Review: For Love Alone by Christina Stead
For Love Alone was a book that was placed in my hands by Giselle, the supervisor of my English Honours thesis, when I was at the tender age of twenty-one. Painfully, brutally shy, and something of a late bloomer when it comes to all things emotional, I struggled to understand this book. And now, ten years later, I wish that I had tried harder. It could have saved me a whole lot of bother.
For Love Alone tells the story of Tess Hawkins, a young, idealistic woman from Sydney who falls in love with Jonathan Crow, a man who is not only indifferent to her in a sexual and romantic sense, but who is arrogant, unpleasant and takes a sadistic pleasure in watching her suffer. With no true understanding of the difference between love and sexual attraction, Tess devotes herself to this man completely, believing that love means to give everything and not ask for a single thing in return. Tess suffers a considerable amount of cruelty at the hands of Jonathan (the scene where she is left alone and frightened in a mill at nighttime is particularly memorable,) before eventually being rescued by her employer, James Quick, who shows her how she deserves to be treated as a woman.
What I love about For Love Alone (which has been reread over the course of this week, not an easy feat given the length of the novel,) is the total honesty of the book. Tess is is simply a young woman who thinks that she understands what love is and behaves accordingly. As for Jonathan, the author doesn't pull any punches here. He is an arsehole. Somehow, though always maintaining his indifference, he manages to play with Tess' emotions for little more than his own sadistic pleasure. There is a hint within the novel, through a letter that he sends another girl, that Tess may not in fact be the only young woman that he is playing in such a way. There is no punishment for the character and no change of heart. Jonathan is quite simply, an arsehole at the beginning of the novel and remains an arsehole at the end. The only way Tess can find a way out of the situation is to simply walk away and never look back.
Maybe I am simply not as well-read as I could be, but I also found that Jonathan Crow is a rare character in fiction. The tortured hero is a common character in romantic fiction, and usually any seemingly cruel actions on his part have some kind of explanation. His love for the heroine is boundless and he feels hurt when any kind of pain is inflicted on the woman that he loves. One example of such a character is Mr Darcy from Pride and Prejudice who helps to rescue Elizabeth's wayward sister Lydia after she elopes with the nasty Wickham. Darcy's actions at this point are completely selfless, as he Elizabeth has turned down his proposal and he believes that she could never marry him. Stead leaves us in no doubt that Jonathan Crow is not this kind of man.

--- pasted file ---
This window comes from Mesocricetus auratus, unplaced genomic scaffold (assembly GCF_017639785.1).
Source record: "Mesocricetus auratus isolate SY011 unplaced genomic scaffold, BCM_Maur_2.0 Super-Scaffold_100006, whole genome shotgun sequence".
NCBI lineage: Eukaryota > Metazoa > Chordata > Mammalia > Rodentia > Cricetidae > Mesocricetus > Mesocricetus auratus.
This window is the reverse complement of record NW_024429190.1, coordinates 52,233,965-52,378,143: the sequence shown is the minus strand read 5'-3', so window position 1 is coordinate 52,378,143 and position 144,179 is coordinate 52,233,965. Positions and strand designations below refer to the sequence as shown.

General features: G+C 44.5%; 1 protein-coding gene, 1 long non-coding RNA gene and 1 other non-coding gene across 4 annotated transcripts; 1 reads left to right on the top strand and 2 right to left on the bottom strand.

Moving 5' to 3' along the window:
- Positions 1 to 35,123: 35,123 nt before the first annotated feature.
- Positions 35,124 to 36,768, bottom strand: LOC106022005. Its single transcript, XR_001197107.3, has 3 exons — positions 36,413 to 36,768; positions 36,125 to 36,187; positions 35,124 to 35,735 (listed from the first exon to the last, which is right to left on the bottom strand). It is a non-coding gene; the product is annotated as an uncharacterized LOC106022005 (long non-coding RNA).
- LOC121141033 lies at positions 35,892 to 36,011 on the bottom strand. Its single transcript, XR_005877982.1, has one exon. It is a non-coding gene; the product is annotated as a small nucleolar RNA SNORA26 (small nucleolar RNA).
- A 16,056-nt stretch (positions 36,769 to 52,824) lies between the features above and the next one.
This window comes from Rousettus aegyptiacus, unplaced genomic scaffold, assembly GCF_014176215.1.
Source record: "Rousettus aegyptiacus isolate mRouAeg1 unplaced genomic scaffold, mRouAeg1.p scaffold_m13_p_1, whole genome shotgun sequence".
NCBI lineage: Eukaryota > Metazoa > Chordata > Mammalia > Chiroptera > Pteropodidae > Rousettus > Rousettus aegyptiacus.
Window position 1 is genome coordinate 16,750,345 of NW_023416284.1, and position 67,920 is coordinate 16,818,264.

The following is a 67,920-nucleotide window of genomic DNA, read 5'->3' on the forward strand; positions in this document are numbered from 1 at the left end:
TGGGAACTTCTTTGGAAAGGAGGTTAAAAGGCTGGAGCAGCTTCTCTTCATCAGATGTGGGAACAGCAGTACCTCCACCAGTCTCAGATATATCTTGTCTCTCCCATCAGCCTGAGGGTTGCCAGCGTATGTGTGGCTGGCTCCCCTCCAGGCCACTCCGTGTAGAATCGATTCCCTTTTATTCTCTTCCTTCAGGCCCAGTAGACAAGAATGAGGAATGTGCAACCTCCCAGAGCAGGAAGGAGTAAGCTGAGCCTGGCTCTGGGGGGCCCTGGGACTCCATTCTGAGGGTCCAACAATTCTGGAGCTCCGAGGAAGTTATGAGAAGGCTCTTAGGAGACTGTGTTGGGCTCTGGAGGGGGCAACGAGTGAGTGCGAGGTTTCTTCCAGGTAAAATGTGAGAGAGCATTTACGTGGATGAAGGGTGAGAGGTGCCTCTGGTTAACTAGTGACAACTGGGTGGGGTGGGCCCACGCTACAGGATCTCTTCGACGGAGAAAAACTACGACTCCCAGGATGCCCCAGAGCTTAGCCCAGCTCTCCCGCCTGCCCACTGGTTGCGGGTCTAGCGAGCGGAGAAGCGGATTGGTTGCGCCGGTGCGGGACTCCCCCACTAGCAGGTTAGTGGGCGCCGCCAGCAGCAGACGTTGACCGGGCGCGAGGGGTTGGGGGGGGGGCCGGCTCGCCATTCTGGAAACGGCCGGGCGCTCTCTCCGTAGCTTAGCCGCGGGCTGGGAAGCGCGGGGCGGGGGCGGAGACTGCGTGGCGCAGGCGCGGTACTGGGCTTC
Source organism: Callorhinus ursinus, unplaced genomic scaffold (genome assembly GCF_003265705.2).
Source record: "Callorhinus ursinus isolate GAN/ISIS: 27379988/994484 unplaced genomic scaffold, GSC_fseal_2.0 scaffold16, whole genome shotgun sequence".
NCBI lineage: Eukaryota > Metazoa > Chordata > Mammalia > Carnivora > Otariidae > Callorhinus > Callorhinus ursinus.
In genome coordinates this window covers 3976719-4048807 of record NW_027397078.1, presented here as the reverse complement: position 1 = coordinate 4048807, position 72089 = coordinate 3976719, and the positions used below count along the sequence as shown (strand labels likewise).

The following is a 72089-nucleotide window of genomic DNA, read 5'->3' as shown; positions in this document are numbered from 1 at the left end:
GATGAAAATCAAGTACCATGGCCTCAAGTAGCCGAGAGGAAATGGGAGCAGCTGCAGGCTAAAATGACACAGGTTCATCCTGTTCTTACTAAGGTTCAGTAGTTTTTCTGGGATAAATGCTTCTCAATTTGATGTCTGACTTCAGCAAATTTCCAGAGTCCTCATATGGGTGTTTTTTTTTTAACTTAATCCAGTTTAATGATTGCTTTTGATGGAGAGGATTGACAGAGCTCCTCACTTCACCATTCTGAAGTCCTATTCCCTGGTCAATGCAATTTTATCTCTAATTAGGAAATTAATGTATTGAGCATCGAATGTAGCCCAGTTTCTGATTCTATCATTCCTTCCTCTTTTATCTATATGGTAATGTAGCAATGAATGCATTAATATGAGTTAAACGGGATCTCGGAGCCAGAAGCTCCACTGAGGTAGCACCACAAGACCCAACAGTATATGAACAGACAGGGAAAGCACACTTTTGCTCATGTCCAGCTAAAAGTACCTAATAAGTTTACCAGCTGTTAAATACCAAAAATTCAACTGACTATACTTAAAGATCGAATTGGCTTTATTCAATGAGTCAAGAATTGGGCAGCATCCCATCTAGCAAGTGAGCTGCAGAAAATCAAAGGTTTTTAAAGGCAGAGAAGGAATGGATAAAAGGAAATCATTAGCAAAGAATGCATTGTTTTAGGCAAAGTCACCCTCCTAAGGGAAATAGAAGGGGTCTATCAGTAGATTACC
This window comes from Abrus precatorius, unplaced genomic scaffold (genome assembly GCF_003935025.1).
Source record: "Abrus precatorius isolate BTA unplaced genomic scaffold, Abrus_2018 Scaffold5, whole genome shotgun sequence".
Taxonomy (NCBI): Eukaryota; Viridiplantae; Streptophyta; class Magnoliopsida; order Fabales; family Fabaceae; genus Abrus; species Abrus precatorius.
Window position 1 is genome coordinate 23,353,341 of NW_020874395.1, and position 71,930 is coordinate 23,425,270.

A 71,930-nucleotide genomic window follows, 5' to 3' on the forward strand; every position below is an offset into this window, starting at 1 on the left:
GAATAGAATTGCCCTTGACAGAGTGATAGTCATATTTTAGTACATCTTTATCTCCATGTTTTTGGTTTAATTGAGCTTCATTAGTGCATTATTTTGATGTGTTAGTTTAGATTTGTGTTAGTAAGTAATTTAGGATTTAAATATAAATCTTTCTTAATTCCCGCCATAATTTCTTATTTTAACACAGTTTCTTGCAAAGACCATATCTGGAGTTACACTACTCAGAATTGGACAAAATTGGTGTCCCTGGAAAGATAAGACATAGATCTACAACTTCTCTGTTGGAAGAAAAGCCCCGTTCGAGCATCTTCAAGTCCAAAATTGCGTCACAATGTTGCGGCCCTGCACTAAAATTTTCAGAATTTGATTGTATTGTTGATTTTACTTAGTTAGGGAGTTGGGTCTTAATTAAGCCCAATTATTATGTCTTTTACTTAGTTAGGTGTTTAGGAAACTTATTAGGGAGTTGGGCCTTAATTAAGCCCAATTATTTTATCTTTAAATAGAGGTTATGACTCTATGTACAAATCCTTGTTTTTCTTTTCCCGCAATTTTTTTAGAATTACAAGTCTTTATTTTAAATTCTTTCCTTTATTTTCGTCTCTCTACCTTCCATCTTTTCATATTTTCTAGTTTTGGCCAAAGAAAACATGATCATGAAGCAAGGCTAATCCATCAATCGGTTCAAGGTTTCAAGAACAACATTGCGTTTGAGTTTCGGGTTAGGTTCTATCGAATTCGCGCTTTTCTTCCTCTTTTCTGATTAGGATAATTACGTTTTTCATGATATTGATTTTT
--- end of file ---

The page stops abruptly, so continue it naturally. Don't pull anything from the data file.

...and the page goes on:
A sadist is less common in fiction. Many sadists (this are emotional sadists, not to be mistaken for sexual sadism,) such a Heathcliff from Wuthering Heights are often portrayed as having some kind of redeeming qualities, or it is suggested that their actions are caused by a bad childhood or via an obsessive, albeit pure, love for the heroine. It is, I suppose, a romantic idea that appeals to the emotional centre of our minds and may to explain the popularity of the Fifty Shades trilogy, in which Christian Grey's need to control everything around him is explained by his abusive childhood. It is, of course, the love of a woman, the innocent and easily seduced Ana Steele, that saves him. A true emotional sadist cannot be saved, nor does he want saving though he could easily use it as a ploy to seduce women. Mr Rochester from Jane Eyre is another example (damn, those Bronte sisters must have met some duds in their time,) happily seducing and almost marrying the young Jane (before it is revealed he has another wife locked in the attic,) and only changing his ways after he is severely harmed in the fire that kills his first wife. It could be easily argued that Rochester does not love Jane any more or less than he did before the fire, but he now simply finds her devotion quite convenient and is happy to have her around to suit his own purposes. But maybe that is the cynic in me.
Jonathan, of course, has no love for Tess or for any other woman, and nor has he suffered an abusive childhood. He is just a man who gains pleasure by inflicting emotional torture on others. It's impossible to question the why or how come of his actions (though I suspect many readers have tried,) because there is no answer. He just is.
Overall, For Love Alone is an honest tale of an idealistic young woman who learns some tough lessons about love and what it means to be a woman. Simply brilliant.